Drama hits House over artistic future

June 28, 1996

A Tory MP tackled the Government this week over its failure to address a "growing crisis" in funding dance and drama courses and students.

Peter Luff, Conservative member for Worcester, told the Commons that the Central Ballet School, the Laban School of Speech and Drama, and many other performing arts colleges faced severe financial problems.

They should be funded in the same way as other further and higher education colleges and their students entitled to mandatory awards, he said in an adjournment debate on Wednesday.

And he called on the Government to force local education authorities to do more for students pending a longer term solution.

Mr Luff's plea follows a series of reports on the difficulties dance and drama students face in getting discretionary awards.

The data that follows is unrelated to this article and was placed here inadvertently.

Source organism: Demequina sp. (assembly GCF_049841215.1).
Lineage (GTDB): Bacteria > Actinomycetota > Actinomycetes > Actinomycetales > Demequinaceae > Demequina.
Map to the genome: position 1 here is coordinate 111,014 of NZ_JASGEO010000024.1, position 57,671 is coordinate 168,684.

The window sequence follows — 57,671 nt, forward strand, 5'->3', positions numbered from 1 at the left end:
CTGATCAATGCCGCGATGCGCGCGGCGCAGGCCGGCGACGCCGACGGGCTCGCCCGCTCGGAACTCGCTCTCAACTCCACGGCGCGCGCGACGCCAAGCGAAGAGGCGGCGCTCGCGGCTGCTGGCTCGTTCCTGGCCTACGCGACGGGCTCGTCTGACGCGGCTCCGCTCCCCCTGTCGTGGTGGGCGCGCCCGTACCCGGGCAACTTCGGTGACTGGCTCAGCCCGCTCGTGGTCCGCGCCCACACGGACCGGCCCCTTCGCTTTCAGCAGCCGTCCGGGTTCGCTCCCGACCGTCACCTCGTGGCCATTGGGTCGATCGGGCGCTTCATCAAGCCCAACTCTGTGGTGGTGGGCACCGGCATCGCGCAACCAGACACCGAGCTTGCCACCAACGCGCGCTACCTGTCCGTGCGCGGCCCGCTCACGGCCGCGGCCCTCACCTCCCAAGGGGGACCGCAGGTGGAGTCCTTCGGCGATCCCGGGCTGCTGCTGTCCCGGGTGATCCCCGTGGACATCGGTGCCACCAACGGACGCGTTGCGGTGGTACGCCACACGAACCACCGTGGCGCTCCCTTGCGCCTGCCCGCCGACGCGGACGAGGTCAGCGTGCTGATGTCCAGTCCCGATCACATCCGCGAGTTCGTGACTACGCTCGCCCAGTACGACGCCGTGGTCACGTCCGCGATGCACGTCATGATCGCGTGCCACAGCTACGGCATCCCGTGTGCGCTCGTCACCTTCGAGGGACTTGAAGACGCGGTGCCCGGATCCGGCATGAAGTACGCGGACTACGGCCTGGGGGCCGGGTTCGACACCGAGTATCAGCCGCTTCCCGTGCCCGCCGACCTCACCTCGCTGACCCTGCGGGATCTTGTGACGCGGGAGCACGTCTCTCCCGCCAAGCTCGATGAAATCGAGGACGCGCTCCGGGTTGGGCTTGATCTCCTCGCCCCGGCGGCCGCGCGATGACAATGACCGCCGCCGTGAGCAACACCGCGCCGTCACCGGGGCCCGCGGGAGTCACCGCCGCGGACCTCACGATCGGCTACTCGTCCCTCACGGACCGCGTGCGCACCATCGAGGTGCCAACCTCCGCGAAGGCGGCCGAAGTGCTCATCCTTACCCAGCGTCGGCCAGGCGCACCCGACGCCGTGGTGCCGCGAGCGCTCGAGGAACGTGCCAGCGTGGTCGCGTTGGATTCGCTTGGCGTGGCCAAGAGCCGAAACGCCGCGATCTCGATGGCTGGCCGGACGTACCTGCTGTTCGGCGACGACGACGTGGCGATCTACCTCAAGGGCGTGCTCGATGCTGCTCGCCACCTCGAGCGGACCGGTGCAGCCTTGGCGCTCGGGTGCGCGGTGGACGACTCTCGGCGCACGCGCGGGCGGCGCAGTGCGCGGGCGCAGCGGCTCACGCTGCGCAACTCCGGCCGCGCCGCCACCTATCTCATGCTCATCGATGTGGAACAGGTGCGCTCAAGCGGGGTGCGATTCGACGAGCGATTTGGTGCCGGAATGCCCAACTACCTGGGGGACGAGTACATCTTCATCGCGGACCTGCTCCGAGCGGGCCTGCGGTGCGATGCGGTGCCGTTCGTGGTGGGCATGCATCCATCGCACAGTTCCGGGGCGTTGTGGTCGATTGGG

The latest, published three weeks ago by the Gulbenkian Foundation, revealed that 28 per cent of local authorities have a policy of no support for dance and drama students. The Arts Council has set up a working group to investigate further.

Mr Luff said: "All that matters to me is that we do not lose the next generation of dancers, actors and actresses as a result of underfunding."

But according to Jenny Miccoli, head of drama and performing arts at Barnsley College, students no longer bother to apply for courses in higher education which do not attract mandatory grants.

"The declining grants for drama courses have hit us dramatically," she said.

"As a result of the shortfall we don't even consider courses at drama schools now for our A-level or BTEC students. There is simply no point in looking at them even for those students who would probably do very well. They simply can't afford to go there.

"Our students must either get places on degree courses in higher education or look for employment. Vocational study really is out of the question," she added.

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